The Basin Characterization Model relies on climate input and the rigorous development of potential evapotranspiration to move water through the soil profile and into underlying bedrock to become recharge or runoff. [MPa, megapascal]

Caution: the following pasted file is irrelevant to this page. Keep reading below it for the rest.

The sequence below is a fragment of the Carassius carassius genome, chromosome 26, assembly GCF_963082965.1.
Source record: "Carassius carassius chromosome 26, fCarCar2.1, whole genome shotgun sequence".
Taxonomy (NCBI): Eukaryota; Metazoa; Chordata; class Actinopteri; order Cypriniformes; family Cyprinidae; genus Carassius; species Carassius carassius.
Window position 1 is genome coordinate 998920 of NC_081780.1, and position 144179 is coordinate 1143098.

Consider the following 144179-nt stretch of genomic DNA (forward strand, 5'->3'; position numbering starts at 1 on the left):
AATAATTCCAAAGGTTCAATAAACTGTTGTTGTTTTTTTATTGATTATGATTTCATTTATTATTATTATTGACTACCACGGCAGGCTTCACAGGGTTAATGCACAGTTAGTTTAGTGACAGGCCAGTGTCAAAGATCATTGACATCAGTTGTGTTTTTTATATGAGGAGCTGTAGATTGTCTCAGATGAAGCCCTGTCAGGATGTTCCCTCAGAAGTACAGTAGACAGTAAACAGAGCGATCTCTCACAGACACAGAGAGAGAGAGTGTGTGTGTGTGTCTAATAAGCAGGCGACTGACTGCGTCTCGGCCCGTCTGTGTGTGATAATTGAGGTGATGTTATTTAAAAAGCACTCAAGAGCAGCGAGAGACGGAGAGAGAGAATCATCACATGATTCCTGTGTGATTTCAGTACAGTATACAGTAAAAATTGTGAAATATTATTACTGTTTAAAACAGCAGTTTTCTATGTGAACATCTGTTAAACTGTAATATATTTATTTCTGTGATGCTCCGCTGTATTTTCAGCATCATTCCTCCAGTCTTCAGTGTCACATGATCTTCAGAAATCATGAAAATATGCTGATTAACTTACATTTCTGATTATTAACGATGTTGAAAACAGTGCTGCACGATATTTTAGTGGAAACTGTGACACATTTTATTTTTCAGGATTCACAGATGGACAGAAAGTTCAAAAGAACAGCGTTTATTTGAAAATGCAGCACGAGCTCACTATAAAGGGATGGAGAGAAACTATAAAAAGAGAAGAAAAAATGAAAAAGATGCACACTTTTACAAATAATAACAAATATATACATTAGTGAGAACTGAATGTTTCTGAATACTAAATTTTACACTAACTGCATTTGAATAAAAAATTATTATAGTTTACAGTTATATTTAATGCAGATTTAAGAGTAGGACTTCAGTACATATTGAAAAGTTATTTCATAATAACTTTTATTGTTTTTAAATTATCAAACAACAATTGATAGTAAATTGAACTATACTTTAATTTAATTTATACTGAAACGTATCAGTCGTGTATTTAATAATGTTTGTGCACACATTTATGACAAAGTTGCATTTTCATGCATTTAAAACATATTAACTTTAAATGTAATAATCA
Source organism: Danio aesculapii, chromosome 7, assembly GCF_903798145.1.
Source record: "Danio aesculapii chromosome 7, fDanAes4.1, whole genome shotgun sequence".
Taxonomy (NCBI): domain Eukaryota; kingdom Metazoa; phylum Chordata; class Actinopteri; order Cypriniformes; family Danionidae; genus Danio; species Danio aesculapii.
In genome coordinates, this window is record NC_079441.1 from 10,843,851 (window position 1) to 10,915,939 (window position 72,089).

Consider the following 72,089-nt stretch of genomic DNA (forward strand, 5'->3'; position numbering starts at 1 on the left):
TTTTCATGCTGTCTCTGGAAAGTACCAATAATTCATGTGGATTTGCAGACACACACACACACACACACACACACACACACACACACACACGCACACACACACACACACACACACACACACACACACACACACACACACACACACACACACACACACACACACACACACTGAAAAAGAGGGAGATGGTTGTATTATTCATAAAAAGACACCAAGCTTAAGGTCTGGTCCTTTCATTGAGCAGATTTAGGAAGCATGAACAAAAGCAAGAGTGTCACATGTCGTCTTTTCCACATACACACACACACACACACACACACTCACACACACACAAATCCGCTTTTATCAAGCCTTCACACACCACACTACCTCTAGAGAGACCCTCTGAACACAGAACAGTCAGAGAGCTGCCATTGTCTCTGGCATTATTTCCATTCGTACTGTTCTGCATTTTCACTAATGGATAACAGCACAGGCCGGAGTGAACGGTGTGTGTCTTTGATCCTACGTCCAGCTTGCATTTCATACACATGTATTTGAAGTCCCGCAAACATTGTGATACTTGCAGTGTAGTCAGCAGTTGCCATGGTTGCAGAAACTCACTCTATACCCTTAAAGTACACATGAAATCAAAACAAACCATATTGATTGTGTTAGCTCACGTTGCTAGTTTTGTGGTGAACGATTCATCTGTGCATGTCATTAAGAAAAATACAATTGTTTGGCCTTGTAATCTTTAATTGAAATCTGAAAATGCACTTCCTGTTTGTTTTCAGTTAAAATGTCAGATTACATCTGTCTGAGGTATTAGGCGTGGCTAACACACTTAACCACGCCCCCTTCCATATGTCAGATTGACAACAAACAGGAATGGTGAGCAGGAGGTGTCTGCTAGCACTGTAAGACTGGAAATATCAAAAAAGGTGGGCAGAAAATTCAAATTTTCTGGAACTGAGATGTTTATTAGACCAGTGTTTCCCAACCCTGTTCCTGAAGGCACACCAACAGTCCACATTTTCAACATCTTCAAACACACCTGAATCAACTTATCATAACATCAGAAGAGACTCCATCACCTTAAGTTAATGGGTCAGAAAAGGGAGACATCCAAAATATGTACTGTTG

The Basin Characterization Model (BCM) is a mathematical computer model that calculates the hydrologic inputs and outputs of a specific landscape area (fig. 3) and is generally run at a monthly timestep for large regions, although daily models have been developed for small watersheds. Scientists divide the landscape into grid cells, each of which uses specific climate data inputs, such as precipitation and air temperature, to solve the water balance for each cell. Model calculations include potential evapotranspiration, calculated from solar radiation with topographic shading and cloudiness; snow, as it accumulates and melts; and excess water moving through the soil profile, which is used to calculate actual evapotranspiration and climatic water deficit—the difference between potential and actual evapotranspiration. Depending on soil properties and the permeability of underlying bedrock, surface water can be classified for each cell as either recharge or runoff. Post-processing calculations are made to estimate baseflow, streamflow, and potential recharge to the groundwater system for watersheds. The model output can define the water balance for any size polygon representing regions or watersheds, or can define the distribution of the various water-balance variables across the landscape.